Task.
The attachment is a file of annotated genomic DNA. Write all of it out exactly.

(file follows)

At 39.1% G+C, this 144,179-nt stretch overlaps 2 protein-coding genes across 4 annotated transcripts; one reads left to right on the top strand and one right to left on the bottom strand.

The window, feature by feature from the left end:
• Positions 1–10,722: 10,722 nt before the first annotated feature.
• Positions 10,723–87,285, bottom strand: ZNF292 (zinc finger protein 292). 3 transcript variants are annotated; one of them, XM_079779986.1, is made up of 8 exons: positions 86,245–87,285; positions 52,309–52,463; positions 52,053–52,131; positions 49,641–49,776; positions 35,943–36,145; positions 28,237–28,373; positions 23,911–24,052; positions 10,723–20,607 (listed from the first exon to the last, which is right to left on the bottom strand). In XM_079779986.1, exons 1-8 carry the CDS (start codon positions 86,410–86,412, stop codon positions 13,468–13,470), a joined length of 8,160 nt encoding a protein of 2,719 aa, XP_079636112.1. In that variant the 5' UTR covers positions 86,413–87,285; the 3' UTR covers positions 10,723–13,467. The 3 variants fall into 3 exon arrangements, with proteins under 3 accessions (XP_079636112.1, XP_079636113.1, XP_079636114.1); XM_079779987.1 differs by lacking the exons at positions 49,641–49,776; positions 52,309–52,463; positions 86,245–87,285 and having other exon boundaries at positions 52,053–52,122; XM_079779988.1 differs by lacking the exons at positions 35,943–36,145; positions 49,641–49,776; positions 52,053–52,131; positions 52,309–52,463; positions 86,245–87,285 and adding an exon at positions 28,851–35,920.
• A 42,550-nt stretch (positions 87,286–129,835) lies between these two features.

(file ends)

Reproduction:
At 39.1% G+C, this 144,179-nt stretch overlaps 2 protein-coding genes across 4 annotated transcripts; one reads left to right on the top strand and one right to left on the bottom strand.

The window, feature by feature from the left end:
• Positions 1–10,722: 10,722 nt before the first annotated feature.
• Positions 10,723–87,285, bottom strand: ZNF292 (zinc finger protein 292). 3 transcript variants are annotated; one of them, XM_079779986.1, is made up of 8 exons: positions 86,245–87,285; positions 52,309–52,463; positions 52,053–52,131; positions 49,641–49,776; positions 35,943–36,145; positions 28,237–28,373; positions 23,911–24,052; positions 10,723–20,607 (listed from the first exon to the last, which is right to left on the bottom strand). In XM_079779986.1, exons 1-8 carry the CDS (start codon positions 86,410–86,412, stop codon positions 13,468–13,470), a joined length of 8,160 nt encoding a protein of 2,719 aa, XP_079636112.1. In that variant the 5' UTR covers positions 86,413–87,285; the 3' UTR covers positions 10,723–13,467. The 3 variants fall into 3 exon arrangements, with proteins under 3 accessions (XP_079636112.1, XP_079636113.1, XP_079636114.1); XM_079779987.1 differs by lacking the exons at positions 49,641–49,776; positions 52,309–52,463; positions 86,245–87,285 and having other exon boundaries at positions 52,053–52,122; XM_079779988.1 differs by lacking the exons at positions 35,943–36,145; positions 49,641–49,776; positions 52,053–52,131; positions 52,309–52,463; positions 86,245–87,285 and adding an exon at positions 28,851–35,920.
• A 42,550-nt stretch (positions 87,286–129,835) lies between these two features.